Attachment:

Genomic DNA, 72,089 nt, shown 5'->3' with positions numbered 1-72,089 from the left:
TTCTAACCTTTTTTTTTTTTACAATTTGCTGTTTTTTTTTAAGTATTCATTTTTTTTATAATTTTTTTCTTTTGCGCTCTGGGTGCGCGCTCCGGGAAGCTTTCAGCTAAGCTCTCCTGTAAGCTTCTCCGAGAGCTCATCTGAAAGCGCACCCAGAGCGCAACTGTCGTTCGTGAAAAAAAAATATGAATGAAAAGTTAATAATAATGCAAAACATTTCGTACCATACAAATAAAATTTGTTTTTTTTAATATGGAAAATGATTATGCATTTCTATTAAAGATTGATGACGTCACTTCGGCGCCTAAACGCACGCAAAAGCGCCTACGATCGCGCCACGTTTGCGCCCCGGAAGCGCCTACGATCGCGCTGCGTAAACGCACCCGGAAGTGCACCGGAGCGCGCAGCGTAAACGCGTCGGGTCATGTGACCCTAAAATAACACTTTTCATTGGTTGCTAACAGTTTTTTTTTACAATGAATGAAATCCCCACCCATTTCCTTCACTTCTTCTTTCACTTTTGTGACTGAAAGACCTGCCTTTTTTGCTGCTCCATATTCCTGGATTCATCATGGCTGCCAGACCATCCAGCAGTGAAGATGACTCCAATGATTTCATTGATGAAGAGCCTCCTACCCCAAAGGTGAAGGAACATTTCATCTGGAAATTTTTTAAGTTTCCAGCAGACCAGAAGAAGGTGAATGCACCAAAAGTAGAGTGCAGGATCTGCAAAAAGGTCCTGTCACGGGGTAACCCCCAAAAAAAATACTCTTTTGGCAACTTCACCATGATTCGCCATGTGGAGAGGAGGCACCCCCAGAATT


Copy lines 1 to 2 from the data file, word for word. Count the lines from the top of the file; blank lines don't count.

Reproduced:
Genomic DNA, 72,089 nt, shown 5'->3' with positions numbered 1-72,089 from the left:
TTCTAACCTTTTTTTTTTTTACAATTTGCTGTTTTTTTTTAAGTATTCATTTTTTTTATAATTTTTTTCTTTTGCGCTCTGGGTGCGCGCTCCGGGAAGCTTTCAGCTAAGCTCTCCTGTAAGCTTCTCCGAGAGCTCATCTGAAAGCGCACCCAGAGCGCAACTGTCGTTCGTGAAAAAAAAATATGAATGAAAAGTTAATAATAATGCAAAACATTTCGTACCATACAAATAAAATTTGTTTTTTTTAATATGGAAAATGATTATGCATTTCTATTAAAGATTGATGACGTCACTTCGGCGCCTAAACGCACGCAAAAGCGCCTACGATCGCGCCACGTTTGCGCCCCGGAAGCGCCTACGATCGCGCTGCGTAAACGCACCCGGAAGTGCACCGGAGCGCGCAGCGTAAACGCGTCGGGTCATGTGACCCTAAAATAACACTTTTCATTGGTTGCTAACAGTTTTTTTTTACAATGAATGAAATCCCCACCCATTTCCTTCACTTCTTCTTTCACTTTTGTGACTGAAAGACCTGCCTTTTTTGCTGCTCCATATTCCTGGATTCATCATGGCTGCCAGACCATCCAGCAGTGAAGATGACTCCAATGATTTCATTGATGAAGAGCCTCCTACCCCAAAGGTGAAGGAACATTTCATCTGGAAATTTTTTAAGTTTCCAGCAGACCAGAAGAAGGTGAATGCACCAAAAGTAGAGTGCAGGATCTGCAAAAAGGTCCTGTCACGGGGTAACCCCCAAAAAAAATACTCTTTTGGCAACTTCACCATGATTCGCCATGTGGAGAGGAGGCACCCCCAGAATT